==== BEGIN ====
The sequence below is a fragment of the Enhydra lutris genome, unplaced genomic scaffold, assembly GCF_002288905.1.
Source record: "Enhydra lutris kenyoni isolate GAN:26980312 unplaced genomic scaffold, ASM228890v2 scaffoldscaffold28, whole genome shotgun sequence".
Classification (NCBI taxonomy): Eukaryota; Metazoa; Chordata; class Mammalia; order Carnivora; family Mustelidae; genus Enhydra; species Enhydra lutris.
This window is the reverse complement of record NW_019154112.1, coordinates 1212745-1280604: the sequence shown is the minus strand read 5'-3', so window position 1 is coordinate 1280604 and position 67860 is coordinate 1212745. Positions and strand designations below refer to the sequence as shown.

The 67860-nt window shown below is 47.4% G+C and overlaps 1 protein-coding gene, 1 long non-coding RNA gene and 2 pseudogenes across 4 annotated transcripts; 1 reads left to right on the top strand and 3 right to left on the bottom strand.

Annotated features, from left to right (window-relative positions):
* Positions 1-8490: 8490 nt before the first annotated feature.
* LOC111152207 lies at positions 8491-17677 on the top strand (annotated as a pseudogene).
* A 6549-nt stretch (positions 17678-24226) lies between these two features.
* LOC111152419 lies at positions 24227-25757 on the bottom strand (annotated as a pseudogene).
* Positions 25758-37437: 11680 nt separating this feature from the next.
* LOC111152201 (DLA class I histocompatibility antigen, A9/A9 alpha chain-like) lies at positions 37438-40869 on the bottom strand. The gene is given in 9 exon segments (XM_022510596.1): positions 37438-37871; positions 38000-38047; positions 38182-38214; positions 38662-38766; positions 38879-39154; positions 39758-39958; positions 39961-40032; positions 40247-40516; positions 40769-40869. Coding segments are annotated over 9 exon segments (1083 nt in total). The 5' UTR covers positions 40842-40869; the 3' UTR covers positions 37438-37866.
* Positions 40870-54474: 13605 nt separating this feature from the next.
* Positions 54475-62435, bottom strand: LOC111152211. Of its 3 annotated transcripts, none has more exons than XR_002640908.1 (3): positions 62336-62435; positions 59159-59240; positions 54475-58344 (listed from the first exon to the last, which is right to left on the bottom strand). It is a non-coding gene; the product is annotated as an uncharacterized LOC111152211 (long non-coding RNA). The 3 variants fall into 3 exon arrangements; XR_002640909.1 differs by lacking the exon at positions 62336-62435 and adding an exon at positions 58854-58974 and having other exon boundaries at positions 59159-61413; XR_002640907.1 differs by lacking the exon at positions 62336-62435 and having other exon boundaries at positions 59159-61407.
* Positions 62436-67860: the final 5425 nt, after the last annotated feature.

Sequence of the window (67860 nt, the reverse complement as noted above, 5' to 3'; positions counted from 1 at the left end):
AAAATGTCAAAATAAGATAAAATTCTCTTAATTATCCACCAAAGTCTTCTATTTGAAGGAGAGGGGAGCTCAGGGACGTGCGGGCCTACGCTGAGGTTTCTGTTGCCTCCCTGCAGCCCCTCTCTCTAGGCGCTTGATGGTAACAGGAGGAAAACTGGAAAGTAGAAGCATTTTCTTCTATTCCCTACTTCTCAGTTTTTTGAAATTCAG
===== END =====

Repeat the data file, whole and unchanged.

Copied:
The sequence below is a fragment of the Enhydra lutris genome, unplaced genomic scaffold, assembly GCF_002288905.1.
Source record: "Enhydra lutris kenyoni isolate GAN:26980312 unplaced genomic scaffold, ASM228890v2 scaffoldscaffold28, whole genome shotgun sequence".
Classification (NCBI taxonomy): Eukaryota; Metazoa; Chordata; class Mammalia; order Carnivora; family Mustelidae; genus Enhydra; species Enhydra lutris.
This window is the reverse complement of record NW_019154112.1, coordinates 1212745-1280604: the sequence shown is the minus strand read 5'-3', so window position 1 is coordinate 1280604 and position 67860 is coordinate 1212745. Positions and strand designations below refer to the sequence as shown.

The 67860-nt window shown below is 47.4% G+C and overlaps 1 protein-coding gene, 1 long non-coding RNA gene and 2 pseudogenes across 4 annotated transcripts; 1 reads left to right on the top strand and 3 right to left on the bottom strand.

Annotated features, from left to right (window-relative positions):
* Positions 1-8490: 8490 nt before the first annotated feature.
* LOC111152207 lies at positions 8491-17677 on the top strand (annotated as a pseudogene).
* A 6549-nt stretch (positions 17678-24226) lies between these two features.
* LOC111152419 lies at positions 24227-25757 on the bottom strand (annotated as a pseudogene).
* Positions 25758-37437: 11680 nt separating this feature from the next.
* LOC111152201 (DLA class I histocompatibility antigen, A9/A9 alpha chain-like) lies at positions 37438-40869 on the bottom strand. The gene is given in 9 exon segments (XM_022510596.1): positions 37438-37871; positions 38000-38047; positions 38182-38214; positions 38662-38766; positions 38879-39154; positions 39758-39958; positions 39961-40032; positions 40247-40516; positions 40769-40869. Coding segments are annotated over 9 exon segments (1083 nt in total). The 5' UTR covers positions 40842-40869; the 3' UTR covers positions 37438-37866.
* Positions 40870-54474: 13605 nt separating this feature from the next.
* Positions 54475-62435, bottom strand: LOC111152211. Of its 3 annotated transcripts, none has more exons than XR_002640908.1 (3): positions 62336-62435; positions 59159-59240; positions 54475-58344 (listed from the first exon to the last, which is right to left on the bottom strand). It is a non-coding gene; the product is annotated as an uncharacterized LOC111152211 (long non-coding RNA). The 3 variants fall into 3 exon arrangements; XR_002640909.1 differs by lacking the exon at positions 62336-62435 and adding an exon at positions 58854-58974 and having other exon boundaries at positions 59159-61413; XR_002640907.1 differs by lacking the exon at positions 62336-62435 and having other exon boundaries at positions 59159-61407.
* Positions 62436-67860: the final 5425 nt, after the last annotated feature.

Sequence of the window (67860 nt, the reverse complement as noted above, 5' to 3'; positions counted from 1 at the left end):
AAAATGTCAAAATAAGATAAAATTCTCTTAATTATCCACCAAAGTCTTCTATTTGAAGGAGAGGGGAGCTCAGGGACGTGCGGGCCTACGCTGAGGTTTCTGTTGCCTCCCTGCAGCCCCTCTCTCTAGGCGCTTGATGGTAACAGGAGGAAAACTGGAAAGTAGAAGCATTTTCTTCTATTCCCTACTTCTCAGTTTTTTGAAATTCAG